IN 1948, Mahatma Gandhi envisioned that the future of India lay in its 700,000 villages. Thanks to rural employment schemes and agricultural prosperity, India today has 893 million in rural population, the largest in the world. Yet, by 2050, Gandhi’s foresight will be proven otherwise when urban Indians are expected to constitute the majority in the country.

In 2007, according to the United Nations, we crossed the halfway point when more than 50 per cent of the world’s population lived in cities. Malaysia is no exception to this trend with 77 per cent of its population residing in urban areas last year. By 2030, 26 million people or 80 per cent of Malaysians will be city dwellers.

Fuelled by the statistics on urban expansion, the media is replete with writings on the pitfalls and promises of the cities. The anti-urbanism narrative points to cities as cauldrons of conflicts, alienation and environmental degradation. The media also churns daily celebration narratives of cities as sources of wealth, innovation and high productivity. In his book, Triumph of the City, Harvard don Edward Glaeser declared that the best and surest pathway to the good life runs through the city.

A downside of media obsession with cities is the little attention it gives to rural issues. As a result, we forget the fact that rural areas provide most of the food, drinking water and clean air for the cities. Few people appreciate that the fates of rural and urban areas are interlinked. In many countries, the rural region makes unique contributions to the national culture and character.

In a deeper sense, Gandhi was right that urbanites will always yearn for the memory of the village. Our aim of having an urban society oriented to local democracy is traceable to the Gandhian village-centric political philosophy. The social inclusivity of urban farms and community gardens is another manifestation of such yearning for the village. On weekends, many city residents escape to small towns or villages on urban fringes, or even into the deep forests, perhaps to reconnect with our memories of idyllic rural life and nature.

Rural Malaysia is still home to 7.3 million people. They live in 26,400 villages across the country. About 3.1 million of them reside in 46 remote districts in the peninsula, Sabah and Sarawak. The interior dwellers are spread across a vast rural landscape covering 52 per cent of Malaysia’s land mass. Improving the accessibility, economic opportunities and viability of these isolated places remains a policy challenge.

For most of rural Malaysia, absolute poverty is a thing of the past. When the New Economic Policy was introduced, the poverty rate in the rural areas was 58.7 per cent. That figure declined to one per cent in 2016, thanks to the establishment of rural transformation agencies such as Felda, Risda, Felcra, and Mara. In East Malaysia, the Sarawak Land Consolidation and Rehabilitation Agency (Salcra) and the Sabah Land Development Board (SLDB) are responsible for implementing land-based poverty eradication programmes.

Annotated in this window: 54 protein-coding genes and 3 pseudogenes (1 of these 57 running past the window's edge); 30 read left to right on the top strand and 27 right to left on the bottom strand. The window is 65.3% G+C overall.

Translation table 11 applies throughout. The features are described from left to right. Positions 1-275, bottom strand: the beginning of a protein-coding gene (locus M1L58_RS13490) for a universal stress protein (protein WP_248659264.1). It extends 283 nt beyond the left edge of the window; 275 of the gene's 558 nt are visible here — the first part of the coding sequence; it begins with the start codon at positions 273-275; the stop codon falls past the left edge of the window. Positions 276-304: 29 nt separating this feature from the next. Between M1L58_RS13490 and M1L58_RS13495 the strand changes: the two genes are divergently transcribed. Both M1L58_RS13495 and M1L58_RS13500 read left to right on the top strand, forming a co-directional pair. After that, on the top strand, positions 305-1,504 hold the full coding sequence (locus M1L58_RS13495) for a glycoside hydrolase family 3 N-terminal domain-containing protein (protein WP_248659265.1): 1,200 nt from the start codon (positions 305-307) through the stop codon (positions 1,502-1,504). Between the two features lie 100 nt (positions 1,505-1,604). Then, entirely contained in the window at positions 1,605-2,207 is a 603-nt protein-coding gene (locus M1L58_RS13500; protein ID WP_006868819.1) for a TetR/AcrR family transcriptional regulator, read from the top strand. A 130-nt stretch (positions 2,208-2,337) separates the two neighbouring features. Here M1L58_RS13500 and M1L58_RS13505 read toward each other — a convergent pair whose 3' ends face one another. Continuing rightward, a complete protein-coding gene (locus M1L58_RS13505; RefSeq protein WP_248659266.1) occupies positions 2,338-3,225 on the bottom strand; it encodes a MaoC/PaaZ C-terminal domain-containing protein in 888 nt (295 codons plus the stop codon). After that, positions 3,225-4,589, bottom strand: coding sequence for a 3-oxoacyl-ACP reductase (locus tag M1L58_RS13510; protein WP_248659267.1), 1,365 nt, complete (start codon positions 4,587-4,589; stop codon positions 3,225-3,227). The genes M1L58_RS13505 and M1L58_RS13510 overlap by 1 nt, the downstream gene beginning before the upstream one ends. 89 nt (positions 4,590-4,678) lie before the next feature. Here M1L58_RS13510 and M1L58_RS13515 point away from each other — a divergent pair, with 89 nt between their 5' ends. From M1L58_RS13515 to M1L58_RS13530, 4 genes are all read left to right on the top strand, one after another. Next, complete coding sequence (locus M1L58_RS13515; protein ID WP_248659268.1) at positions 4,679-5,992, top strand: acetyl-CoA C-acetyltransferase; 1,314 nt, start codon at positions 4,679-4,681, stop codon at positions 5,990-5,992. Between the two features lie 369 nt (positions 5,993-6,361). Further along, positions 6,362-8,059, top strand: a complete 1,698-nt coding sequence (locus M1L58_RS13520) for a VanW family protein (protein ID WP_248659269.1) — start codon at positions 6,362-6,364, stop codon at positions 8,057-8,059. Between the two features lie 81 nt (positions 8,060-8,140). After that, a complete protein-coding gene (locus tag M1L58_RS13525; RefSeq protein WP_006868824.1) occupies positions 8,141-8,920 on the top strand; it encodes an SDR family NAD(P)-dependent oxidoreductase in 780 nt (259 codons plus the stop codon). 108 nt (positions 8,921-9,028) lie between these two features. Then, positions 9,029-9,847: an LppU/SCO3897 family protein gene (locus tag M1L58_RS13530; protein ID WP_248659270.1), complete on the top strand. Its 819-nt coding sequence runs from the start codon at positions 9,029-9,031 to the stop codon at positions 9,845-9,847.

By introducing the New Philosophy and Strategy for Rural Development in 1994, the government shifted its focus from infrastructure to the empowerment of rural people. Programmes like Gerakan Desa Wawasan (Visionary Village Movement) were implemented to transform rural areas into attractive and profitable places for living. The government also attempted to attract the rural youth to remain in villages through the 21st Century Village programme. Take for example the policy emphasis on rural tourism. In 2011, RM15.74 million was generated from the homestay programme, which is run by over 3,000 operators in the rural areas.

In the past, rural development policies were carefully crafted not only to alleviate poverty, but to cultivate the rural vote to win elections. This inadvertently exacerbated relative poverty and inequality between states and communities in the rural area. For instance, the government’s intervention in the rice sector has led to the economic subsidy trap whereby the wealthy farmers benefited more than poor farmers.

A related challenge has to do with the rural demographics. Its population is growing older with an average annual growth of 1.8 per cent for those above the age of 65. On the other hand, rural dwellers from the age 0-14 are experiencing a negative growth of -2.1 per cent. Similarly, the cohort of 15-64 is also facing a negative growth of -0.5 per cent.

Balancing city and rural areas is important as Malaysia will soon reach its 80 per cent urbanisation mark. Optimists point to the technological opportunities presented by the Fourth Industrial Revolution in revitalising the rural backwater. Others demand the improvement of basic infrastructure in the country’s most remote areas.

One thing is certain, though. Our knowledge of rural Malaysia needs systematic updating. Contrary to outdated ethnographic analysis, the majority of the rural poor are no longer the Malays, but rather, the non-Malaysians. The geographer Eric Thompson in his review of the scholarship on rural transformation concluded that the academic “attention to rural society in Malaysia has to some extent dwindled”.

To revitalise rural Malaysia, rural planners must first recognise the diversity of socio-economic conditions in each village or interior district. Subsequently, at the policy level, there must be clear headed realism on the common goals we want to achieve nationally and how it can be implemented across different states. Only then, can we begin to reassemble and solve the puzzle on the future of rural Malaysia.

This article first appeared in The New Straits Times on 25 January 2019

- Advertisement -